For the past two years or so, I have returned to writing on a more serious and full-time basis. I have heard and read that I need to have my own domain–under my own name–in order to build a better platform and so that people can find me. I have been dragging my feet about it, but have finally taken the plunge and will be blogging under http://www.pmgilmer.com. I will start with an introduction, then will post “My Name is Absalom”. It will still be in seven parts, but I will probably not wait a week between each post as it is a rerun to most of my readers. Of course, I hope to attract new readers, and I believe this is a good example of my writing.
It will take me a few days to set up my new blog, (and if you go to it now, you will only be redirected to “declare”) and I will continue to post book reviews and other random things that take my fancy on “declare”. I know many people keep up with more than one blog, but I doubt I will do that for long. Then again, who knows?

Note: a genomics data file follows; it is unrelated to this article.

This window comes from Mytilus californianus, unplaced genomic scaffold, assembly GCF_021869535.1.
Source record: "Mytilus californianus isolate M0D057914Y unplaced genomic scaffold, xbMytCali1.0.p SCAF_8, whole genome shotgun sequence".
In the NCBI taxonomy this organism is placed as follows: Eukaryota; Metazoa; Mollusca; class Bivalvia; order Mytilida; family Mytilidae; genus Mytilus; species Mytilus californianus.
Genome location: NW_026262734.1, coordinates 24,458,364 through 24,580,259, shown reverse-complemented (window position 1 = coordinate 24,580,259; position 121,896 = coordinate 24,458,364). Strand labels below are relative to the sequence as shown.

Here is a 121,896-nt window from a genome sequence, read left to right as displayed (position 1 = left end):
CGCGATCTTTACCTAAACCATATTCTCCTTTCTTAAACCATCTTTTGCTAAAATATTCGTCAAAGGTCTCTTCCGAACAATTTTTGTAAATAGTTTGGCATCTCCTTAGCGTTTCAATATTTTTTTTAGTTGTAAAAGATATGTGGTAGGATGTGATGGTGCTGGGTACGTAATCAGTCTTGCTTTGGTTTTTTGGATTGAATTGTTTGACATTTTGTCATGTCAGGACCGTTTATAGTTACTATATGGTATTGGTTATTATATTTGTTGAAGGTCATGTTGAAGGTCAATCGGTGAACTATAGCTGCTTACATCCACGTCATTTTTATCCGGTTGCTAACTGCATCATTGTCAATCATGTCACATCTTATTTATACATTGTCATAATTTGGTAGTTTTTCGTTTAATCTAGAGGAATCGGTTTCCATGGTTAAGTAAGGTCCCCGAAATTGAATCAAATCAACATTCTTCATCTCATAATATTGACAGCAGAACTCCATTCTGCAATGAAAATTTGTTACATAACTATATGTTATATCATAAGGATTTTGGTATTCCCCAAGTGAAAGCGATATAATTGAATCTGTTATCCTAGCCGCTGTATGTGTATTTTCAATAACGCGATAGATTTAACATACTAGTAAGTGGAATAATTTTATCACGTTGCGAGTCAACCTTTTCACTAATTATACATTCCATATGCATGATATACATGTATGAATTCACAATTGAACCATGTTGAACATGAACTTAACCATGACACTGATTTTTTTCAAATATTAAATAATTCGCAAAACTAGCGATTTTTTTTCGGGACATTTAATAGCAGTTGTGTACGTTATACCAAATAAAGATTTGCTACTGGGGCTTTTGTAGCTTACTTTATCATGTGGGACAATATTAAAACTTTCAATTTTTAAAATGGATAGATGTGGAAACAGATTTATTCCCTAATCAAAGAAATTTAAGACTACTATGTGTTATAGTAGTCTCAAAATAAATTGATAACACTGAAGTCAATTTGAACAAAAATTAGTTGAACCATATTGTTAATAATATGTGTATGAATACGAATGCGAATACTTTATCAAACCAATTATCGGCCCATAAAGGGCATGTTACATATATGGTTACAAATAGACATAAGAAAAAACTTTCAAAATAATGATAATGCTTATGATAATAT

I hope you will continue to follow me here, but will also join me in my writing journey at http://www.pmgilmer.com
Half the fun of writing historical fiction is the research. Sometimes I can’t find what I’m looking for (or scholars disagree on certain findings) and that can be frustrating, but more often I run across “fun facts” that I had not even considered (which makes it sound like most of my research is serendipitous and maybe it is). I may not always be able to add these “fun facts” or details to my story, but learning more about the culture of my characters helps me, as the author, to know my characters in a more rounded way.